West Virginia Assistant Tyron Carrier Knows His Top Four Receviers -- But He's Not Sharing

West Virginia wide receivers coach Tyron Carrier, along with the rest of the offensive staff, was unhappy with that unit's effort and execution during a mid-point scrimmage of fall camp. Improvements in that area have been made, but Carrier shows the presence of a veteran coach in not handing out praise too quickly -- a caution that even extends to identifying those players that are ready to start.

In West Virginia's post-camp roundup, Carrier indicated that four players "have the potential" to start at receiver, but was coy in identifying them. Asked for names and numbers, he evaded the queries with the expertise of Bill Belichick, albeit with a smile on his face. Carrier's lack of information sharing may leave some guessing, but it's fair to assume that Ka'Raun WhiteShelton Gibson and Daikiel Shorts, who were among the first group out in most every open session, would be three of those ready to start. As to the fourth, or other potential additions, Carrier again kept a private line. Gary Jennings would be the top candidate, with Marcus Simms another to watch.

"Hopefully we can get six or seven that we feel the same way [about]," Carrier said of the utlimate goal for numbers with starting potential.

While quite pleasant, and laughingly deflecting attempts to glean more information, Carrier is obviously keeping things very close to the vest. As one of the new guys on the block, he's closely adhering to head coach Dana Holgorsen's desire to keep some information in-house, and to not step outside of any boundaries. This isn't a big issue -- we'll see who starts and plays in just a handful of days -- and it also may reflect Carrier's own desire to coax more consistent effort and play from his charges. It's the "no one's job is safe" mantra, and in this case, aside from the handful that appear to have separated themselves, that may be just the way Carrier is viewing the competition.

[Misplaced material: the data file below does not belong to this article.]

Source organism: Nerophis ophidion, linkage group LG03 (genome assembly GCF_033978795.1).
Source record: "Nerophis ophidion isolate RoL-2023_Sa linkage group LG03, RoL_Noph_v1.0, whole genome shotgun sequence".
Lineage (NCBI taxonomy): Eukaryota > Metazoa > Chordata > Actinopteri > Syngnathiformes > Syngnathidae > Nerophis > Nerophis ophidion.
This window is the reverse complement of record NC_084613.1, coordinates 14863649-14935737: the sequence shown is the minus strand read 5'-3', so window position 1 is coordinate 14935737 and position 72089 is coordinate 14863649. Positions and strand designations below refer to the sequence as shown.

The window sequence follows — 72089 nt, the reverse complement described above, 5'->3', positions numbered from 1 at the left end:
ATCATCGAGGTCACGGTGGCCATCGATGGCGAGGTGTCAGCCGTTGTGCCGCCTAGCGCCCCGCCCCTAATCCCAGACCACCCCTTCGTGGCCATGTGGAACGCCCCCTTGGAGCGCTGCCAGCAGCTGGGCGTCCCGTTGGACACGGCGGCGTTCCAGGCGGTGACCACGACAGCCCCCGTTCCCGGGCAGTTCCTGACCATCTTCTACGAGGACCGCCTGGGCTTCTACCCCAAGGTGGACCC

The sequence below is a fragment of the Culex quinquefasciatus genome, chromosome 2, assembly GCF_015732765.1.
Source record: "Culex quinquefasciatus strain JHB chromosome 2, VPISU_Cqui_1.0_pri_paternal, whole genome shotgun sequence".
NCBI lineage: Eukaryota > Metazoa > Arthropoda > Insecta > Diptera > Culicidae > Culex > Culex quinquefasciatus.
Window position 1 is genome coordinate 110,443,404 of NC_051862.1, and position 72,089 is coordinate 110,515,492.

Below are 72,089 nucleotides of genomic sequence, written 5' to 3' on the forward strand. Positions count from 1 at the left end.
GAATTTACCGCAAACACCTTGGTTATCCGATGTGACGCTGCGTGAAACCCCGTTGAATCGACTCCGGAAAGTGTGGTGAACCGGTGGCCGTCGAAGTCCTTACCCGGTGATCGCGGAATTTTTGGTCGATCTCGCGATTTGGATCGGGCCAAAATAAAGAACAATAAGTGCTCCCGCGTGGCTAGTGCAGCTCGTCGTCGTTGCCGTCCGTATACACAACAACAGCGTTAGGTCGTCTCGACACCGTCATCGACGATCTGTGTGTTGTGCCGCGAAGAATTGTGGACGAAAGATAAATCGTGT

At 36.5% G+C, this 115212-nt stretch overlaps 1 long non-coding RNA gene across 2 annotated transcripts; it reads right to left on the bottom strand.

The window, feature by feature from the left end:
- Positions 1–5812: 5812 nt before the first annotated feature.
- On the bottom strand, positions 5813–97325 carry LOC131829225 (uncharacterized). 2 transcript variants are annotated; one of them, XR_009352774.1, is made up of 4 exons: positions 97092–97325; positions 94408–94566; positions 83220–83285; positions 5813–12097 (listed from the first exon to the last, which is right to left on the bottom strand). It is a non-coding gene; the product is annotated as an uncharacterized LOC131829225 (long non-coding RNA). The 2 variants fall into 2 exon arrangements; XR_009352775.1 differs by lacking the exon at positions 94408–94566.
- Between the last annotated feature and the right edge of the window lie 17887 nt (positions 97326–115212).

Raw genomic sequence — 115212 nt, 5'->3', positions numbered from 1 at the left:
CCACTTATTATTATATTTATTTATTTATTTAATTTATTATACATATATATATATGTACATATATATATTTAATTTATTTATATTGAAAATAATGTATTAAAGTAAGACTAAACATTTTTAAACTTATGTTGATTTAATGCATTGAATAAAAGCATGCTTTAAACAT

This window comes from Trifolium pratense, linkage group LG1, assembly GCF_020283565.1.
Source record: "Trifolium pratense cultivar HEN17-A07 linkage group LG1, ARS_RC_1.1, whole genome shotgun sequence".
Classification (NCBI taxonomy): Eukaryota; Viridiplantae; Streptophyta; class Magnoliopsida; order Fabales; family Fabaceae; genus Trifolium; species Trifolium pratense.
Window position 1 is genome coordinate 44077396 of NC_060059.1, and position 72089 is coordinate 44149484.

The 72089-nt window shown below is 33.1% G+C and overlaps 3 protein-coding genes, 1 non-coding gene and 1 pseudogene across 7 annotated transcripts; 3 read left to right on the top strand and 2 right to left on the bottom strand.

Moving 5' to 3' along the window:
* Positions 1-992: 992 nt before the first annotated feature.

That shouldn't be inferred as meaning Carrier only has four guys that are ready to play at all. He did note that there's still time for players to make moves and get to the level of play he expects. Competition doesn't end when the games begin, and the first-year assistant noted that sometimes players don't emerge until game conditions prevail.

"It's still not all the way there yet," he said of the effort level he wants to see day in and day out. "We have some building to do, but we are very excited about the opportunity coming up. It's West Virginia; you are the show. So you have to go out there and put on. It's basically getting focused on what you have to do."

Attention to detail and daily consistency are coaching points of emphasis in the spring and fall camp, when no definite goal -- the playing of a real game -- lies in the near future. That problem is removed now, though, with the Missouri game just a week away. With a game plan to study and an opponent other than blue-clad defenders to go up against, Carrier hopes that additional motivation and interest level will rise accordingly, noting that some of that comes with the installation of the game plan, and the realization that it all gets started for real quite soon.

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